Sisterhood is a complex relationship sometimes made of bruises, bloody noses, backhanded comments, and unquestionable magic. Sometimes it takes sisters a little time to find their stride, but gods help whoever chooses to stand in their way once they do.   

Before Frozen found an endearing way to dramatize this unique sibling bond, Hollywood had a fascination portraying sisters on the big screen. In honor of National Siblings Day, here are a few notable examples of the best sister partnerships in movies: 

1. Teri, Maxine, & Bird In ‘Soul Food’ (1997)

We never understand how important the role of a mother is in our lives, or in our communities, until they’re gone. Or, you know, find themselves in a coma. That’s the plight sisters Teri (Vanessa Williams), Maxine (Vivica A. Fox), and Bird (Nia Long) find themselves in when their beloved matriarch falls ill and it is up to them take care of her and each other.  

Anyone who has a sister can relate to all the emotions these three sisters must face and process to find common ground during a deeply stressful situation. While tensions flare, just remember that there’s love underneath all that sass!  


2. Elsa & Anna In ‘Frozen’ (2013)

We all have opinions on Frozen, sure. And most can agree that Disney’s blockbuster hit subverted our expectations by focusing on a different kind of love than what we’d grown accustomed to in the studio’s animated films.  

Not only did the filmmakers go out of their way to illustrate the fact that true love could exist between sisters, they relied on the audience’s assumption that they’d once again return to the “true love’s kiss” well that we’ve seen them drink from since 1938. Anna (Kristen Bell) and Elsa (Idina Menzel) might have spent their childhood at odds, but there isn’t a force on Earth (or in Arendelle) that could get in the way of the love between two sisters bringing them closer together than ever.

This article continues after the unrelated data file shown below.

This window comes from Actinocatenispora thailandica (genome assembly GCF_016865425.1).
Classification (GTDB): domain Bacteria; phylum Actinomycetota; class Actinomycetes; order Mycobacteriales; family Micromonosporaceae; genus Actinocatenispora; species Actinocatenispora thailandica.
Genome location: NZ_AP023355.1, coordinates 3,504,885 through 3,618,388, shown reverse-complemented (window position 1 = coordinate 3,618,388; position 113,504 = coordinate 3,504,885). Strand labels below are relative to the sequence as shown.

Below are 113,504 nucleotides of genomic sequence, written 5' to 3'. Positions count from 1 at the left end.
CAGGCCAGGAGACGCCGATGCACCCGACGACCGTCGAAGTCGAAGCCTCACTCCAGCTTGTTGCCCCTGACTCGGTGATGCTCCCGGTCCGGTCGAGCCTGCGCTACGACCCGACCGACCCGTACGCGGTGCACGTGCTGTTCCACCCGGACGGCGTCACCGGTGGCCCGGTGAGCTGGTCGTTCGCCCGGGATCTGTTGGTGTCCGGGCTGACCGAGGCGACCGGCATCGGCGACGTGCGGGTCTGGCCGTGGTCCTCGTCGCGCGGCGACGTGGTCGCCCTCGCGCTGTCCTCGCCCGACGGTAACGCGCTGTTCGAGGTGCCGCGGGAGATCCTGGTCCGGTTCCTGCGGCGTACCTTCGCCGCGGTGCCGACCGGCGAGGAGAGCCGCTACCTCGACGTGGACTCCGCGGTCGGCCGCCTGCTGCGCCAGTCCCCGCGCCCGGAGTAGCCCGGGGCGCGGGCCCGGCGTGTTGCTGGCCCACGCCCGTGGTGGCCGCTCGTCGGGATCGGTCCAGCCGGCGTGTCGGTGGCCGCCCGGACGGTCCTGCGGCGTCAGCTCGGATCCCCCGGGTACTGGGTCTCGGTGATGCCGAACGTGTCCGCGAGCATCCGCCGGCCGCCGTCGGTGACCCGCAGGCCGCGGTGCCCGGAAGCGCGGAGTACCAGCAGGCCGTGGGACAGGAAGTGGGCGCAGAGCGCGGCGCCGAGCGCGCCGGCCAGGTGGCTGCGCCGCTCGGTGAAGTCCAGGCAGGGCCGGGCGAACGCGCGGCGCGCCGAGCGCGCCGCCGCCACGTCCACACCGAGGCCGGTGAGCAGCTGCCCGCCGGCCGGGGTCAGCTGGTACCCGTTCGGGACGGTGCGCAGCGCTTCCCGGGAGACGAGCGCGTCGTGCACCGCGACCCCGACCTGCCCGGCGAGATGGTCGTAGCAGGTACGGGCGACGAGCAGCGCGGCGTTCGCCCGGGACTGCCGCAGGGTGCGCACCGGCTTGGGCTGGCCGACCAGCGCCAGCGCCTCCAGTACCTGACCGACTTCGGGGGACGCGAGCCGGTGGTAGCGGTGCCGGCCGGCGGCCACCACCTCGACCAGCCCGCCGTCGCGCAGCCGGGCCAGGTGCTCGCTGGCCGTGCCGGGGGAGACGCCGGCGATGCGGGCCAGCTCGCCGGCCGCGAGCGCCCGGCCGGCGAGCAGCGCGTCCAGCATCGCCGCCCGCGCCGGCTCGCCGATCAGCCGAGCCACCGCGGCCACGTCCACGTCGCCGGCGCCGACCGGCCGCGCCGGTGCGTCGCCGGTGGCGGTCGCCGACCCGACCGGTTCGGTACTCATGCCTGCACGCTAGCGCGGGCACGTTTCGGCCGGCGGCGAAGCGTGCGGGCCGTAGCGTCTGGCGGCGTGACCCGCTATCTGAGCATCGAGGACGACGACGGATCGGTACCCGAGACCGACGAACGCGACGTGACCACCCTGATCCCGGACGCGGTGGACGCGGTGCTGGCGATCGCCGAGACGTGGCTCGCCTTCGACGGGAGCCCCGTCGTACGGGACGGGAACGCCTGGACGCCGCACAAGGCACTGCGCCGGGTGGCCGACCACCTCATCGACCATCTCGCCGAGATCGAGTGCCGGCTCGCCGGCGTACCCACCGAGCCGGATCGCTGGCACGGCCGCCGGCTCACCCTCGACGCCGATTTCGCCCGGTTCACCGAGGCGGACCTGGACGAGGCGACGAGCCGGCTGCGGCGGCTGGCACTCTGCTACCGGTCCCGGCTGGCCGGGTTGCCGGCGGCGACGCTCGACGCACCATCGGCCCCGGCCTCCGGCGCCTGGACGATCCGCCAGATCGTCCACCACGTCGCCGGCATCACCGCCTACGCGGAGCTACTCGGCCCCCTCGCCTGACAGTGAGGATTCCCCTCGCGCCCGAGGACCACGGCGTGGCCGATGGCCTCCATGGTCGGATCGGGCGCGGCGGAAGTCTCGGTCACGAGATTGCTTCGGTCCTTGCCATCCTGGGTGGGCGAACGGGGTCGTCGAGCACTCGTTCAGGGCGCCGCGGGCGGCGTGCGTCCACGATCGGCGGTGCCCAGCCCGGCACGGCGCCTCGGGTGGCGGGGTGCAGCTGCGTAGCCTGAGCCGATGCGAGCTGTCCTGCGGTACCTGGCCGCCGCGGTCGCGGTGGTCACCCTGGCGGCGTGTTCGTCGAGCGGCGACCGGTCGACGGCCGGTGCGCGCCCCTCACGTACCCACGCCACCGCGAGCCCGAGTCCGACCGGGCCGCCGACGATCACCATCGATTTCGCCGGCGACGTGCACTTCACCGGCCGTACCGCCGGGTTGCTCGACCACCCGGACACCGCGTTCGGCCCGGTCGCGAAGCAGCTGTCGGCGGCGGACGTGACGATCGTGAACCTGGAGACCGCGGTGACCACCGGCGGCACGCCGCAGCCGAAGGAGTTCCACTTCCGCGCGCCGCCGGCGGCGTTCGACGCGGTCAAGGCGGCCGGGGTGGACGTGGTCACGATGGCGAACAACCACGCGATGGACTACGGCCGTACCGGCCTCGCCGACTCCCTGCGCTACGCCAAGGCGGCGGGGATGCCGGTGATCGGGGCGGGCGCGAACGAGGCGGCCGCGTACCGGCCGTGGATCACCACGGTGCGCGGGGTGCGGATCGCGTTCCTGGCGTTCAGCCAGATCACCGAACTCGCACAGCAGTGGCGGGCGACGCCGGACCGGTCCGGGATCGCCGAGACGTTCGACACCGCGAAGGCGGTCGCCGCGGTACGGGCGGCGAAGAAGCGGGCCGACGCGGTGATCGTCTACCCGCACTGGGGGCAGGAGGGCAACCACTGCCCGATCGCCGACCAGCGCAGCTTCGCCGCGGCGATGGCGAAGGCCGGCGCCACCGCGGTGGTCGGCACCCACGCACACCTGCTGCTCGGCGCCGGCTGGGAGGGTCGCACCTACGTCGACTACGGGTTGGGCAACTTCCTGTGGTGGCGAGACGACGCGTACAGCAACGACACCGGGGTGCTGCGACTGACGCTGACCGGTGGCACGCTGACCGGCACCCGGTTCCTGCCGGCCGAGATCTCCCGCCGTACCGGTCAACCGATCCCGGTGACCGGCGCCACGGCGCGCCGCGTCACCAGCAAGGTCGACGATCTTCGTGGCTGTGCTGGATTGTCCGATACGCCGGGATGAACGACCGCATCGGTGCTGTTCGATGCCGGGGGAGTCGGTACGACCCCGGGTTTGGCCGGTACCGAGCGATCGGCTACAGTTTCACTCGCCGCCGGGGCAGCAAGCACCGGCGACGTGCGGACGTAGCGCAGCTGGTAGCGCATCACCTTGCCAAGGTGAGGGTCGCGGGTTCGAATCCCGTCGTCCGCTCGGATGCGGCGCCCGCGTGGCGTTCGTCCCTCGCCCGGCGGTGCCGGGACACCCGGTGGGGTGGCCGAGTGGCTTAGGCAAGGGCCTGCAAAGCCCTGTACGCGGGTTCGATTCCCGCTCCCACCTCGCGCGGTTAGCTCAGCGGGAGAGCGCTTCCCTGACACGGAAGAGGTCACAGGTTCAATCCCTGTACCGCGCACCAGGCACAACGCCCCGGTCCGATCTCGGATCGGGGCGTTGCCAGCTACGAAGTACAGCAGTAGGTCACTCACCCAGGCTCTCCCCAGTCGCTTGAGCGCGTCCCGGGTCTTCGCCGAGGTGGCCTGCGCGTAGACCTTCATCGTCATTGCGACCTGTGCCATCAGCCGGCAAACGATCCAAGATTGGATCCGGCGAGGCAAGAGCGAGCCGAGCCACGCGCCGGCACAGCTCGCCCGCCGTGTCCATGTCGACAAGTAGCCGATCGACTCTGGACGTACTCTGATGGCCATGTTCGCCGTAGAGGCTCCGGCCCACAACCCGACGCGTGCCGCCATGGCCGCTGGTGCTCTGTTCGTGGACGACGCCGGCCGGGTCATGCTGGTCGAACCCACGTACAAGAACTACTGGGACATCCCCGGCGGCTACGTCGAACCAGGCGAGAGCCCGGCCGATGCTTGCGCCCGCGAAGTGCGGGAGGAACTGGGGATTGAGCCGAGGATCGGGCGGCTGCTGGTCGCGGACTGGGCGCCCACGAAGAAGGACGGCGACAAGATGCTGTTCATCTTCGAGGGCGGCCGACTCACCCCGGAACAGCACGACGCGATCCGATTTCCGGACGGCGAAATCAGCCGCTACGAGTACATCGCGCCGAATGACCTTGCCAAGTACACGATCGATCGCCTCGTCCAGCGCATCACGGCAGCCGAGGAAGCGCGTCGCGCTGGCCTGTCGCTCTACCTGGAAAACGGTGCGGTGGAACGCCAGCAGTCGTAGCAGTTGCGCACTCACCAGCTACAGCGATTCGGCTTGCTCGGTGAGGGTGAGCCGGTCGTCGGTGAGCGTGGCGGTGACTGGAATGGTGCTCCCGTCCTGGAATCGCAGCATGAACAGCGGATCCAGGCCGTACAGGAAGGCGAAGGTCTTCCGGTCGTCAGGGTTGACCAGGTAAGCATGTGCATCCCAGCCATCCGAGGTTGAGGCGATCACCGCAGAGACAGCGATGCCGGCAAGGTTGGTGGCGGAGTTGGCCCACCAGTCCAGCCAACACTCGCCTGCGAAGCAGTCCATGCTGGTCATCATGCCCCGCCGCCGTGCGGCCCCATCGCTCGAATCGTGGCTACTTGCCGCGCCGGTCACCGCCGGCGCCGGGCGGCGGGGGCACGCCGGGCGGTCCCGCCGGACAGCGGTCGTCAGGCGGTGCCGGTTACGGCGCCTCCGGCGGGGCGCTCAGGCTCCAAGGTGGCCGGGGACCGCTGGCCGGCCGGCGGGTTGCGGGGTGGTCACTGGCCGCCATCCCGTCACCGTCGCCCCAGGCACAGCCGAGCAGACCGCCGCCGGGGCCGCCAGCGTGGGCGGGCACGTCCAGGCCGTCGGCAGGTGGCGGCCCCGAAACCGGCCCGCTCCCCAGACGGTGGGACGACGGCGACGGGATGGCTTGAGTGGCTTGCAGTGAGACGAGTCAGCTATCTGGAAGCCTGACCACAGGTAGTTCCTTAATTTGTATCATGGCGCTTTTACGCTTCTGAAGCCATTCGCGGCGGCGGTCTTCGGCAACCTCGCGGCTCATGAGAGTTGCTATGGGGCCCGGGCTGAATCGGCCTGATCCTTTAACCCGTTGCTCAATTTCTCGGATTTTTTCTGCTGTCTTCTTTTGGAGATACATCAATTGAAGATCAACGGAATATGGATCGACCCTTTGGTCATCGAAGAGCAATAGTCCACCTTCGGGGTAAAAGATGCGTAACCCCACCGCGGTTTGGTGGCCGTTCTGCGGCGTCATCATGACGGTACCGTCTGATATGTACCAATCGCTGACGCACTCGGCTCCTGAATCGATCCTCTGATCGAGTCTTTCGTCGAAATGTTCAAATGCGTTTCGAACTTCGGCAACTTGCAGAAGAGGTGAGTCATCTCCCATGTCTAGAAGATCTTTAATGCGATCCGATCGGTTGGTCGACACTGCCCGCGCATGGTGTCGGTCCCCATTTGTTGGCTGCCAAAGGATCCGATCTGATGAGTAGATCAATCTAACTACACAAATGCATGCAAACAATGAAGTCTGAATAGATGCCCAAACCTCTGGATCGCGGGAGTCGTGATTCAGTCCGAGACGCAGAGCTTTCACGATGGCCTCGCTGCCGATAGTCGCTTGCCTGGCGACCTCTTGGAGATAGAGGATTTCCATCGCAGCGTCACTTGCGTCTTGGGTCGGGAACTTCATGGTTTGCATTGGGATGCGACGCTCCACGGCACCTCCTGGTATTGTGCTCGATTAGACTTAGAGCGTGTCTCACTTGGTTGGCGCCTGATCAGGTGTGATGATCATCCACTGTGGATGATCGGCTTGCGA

3. Dottie & Kit In ‘A League of Their Own’ (1992)


Conflict sparks the best drama in movies, and one of the best examples of this in movies is the sibling rivalry between the prim and proper Dottie (Geena Davis) and the rebellious Kit (Lori Petty). The latter’s frustrations grow from feeling unable to escape the former’s considerable and more successful shadow – and all of this comes to a head when the two find themselves on the same all-female baseball team, the Rockford Peaches.  

Kit soon leaves the Peaches to join a rival team, where an important game gives her a shot at the spotlight. Here, Dottie sacrifices her personal glory (and her team’s) by seemingly, purposefully, dropping the ball so her little sister can have the big win. The moral debate of putting the needs of the one ahead of the many aside, Dottie’s act is a selfless one that proves some actions say “I love you” louder than the words ever could. While this movie argues “there’s no crying in baseball,” this scene made it so there wasn’t a dry eye in the theater.   


4. Lilo & Nani In ‘Lilo & Stitch’ (2002)